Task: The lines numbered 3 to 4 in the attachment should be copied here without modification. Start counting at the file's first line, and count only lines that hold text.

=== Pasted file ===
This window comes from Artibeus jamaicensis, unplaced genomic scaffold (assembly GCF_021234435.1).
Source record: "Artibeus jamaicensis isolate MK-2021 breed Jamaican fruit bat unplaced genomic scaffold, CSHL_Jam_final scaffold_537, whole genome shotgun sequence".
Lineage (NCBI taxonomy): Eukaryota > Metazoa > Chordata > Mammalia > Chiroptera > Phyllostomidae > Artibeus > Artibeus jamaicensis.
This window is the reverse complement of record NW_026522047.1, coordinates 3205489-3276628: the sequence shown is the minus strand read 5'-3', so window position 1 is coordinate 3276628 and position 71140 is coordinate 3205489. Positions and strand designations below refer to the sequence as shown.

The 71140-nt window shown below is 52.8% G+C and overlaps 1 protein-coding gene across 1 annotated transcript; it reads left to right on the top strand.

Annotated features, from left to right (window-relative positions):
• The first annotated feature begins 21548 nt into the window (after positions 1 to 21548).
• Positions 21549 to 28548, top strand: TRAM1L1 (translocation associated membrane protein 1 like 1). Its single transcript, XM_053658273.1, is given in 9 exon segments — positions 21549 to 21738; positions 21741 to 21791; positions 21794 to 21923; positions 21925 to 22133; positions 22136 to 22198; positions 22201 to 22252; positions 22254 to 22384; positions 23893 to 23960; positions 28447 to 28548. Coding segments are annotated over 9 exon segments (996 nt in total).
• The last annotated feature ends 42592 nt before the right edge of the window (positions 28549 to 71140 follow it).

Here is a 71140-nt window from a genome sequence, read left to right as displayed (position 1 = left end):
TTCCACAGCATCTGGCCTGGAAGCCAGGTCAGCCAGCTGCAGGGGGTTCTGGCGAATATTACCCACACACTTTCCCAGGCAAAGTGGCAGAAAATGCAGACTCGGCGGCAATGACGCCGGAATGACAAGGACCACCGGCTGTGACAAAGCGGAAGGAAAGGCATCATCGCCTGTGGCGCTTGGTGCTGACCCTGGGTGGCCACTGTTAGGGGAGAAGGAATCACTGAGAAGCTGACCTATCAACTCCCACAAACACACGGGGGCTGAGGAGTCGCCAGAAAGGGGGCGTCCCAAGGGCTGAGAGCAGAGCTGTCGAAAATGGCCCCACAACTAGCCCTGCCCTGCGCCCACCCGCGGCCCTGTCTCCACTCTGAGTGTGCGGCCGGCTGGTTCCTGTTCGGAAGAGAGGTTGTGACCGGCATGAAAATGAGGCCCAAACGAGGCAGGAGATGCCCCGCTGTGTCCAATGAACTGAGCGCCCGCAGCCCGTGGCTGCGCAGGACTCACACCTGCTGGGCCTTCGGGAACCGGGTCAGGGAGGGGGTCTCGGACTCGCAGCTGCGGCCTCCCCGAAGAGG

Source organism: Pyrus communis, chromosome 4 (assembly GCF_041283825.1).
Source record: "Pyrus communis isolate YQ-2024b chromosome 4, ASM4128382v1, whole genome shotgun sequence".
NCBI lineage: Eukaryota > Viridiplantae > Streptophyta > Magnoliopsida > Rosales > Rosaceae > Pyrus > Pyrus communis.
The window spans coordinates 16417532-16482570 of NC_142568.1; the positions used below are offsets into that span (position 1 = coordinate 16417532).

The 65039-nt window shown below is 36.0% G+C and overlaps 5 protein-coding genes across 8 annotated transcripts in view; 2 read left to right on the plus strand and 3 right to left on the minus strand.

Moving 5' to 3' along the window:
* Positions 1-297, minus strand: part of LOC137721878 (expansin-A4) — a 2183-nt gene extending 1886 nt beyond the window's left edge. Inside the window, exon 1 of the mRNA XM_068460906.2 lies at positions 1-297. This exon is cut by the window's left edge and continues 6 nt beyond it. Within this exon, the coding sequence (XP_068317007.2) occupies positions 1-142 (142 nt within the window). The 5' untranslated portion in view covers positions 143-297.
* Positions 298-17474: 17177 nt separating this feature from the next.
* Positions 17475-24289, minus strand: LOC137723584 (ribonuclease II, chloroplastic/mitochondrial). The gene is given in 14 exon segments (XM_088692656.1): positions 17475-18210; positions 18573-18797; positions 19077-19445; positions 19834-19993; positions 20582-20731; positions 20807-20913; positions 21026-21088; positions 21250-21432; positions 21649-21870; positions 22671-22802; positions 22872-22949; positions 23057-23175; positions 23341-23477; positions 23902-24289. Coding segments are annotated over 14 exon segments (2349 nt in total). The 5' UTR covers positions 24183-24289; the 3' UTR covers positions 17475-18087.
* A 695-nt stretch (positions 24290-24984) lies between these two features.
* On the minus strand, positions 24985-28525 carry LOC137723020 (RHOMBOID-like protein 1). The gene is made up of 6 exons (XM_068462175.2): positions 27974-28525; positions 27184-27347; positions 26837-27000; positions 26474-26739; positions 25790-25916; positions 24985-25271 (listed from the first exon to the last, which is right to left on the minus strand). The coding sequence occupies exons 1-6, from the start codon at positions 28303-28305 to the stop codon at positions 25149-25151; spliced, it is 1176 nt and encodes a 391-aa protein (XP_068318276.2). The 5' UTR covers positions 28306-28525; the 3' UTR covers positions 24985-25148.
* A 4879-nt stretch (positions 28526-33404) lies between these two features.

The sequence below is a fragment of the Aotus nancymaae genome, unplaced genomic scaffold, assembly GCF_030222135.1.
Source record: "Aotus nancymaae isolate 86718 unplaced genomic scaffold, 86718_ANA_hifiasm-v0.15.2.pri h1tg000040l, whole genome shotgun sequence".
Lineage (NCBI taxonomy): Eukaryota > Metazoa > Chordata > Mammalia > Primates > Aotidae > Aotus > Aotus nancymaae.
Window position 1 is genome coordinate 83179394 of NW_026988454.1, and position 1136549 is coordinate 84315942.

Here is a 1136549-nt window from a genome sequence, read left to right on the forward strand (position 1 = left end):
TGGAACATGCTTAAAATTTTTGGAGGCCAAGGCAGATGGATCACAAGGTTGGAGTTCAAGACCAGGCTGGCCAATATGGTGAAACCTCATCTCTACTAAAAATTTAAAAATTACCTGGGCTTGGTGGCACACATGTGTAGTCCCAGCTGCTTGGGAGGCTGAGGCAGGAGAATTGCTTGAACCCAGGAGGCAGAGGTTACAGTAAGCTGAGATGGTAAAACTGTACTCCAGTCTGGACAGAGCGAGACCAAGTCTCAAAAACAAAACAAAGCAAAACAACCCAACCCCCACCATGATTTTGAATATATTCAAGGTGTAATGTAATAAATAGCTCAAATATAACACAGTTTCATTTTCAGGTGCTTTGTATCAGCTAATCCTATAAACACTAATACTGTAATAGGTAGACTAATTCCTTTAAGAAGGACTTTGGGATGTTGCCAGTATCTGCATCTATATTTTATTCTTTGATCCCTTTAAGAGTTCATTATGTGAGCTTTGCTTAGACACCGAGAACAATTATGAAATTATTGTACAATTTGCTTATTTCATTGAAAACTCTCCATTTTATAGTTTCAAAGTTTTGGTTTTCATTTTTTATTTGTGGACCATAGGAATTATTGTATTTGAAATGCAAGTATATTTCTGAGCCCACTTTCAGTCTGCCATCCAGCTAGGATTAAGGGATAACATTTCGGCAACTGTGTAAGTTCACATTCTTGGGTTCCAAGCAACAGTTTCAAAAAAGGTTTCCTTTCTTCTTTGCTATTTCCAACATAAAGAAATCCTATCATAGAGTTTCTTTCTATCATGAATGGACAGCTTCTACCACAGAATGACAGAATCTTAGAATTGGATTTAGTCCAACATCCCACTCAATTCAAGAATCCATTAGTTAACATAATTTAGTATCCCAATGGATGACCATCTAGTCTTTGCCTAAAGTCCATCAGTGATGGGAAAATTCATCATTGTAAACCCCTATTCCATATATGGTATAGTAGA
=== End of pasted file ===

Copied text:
Lineage (NCBI taxonomy): Eukaryota > Metazoa > Chordata > Mammalia > Chiroptera > Phyllostomidae > Artibeus > Artibeus jamaicensis.
This window is the reverse complement of record NW_026522047.1, coordinates 3205489-3276628: the sequence shown is the minus strand read 5'-3', so window position 1 is coordinate 3276628 and position 71140 is coordinate 3205489. Positions and strand designations below refer to the sequence as shown.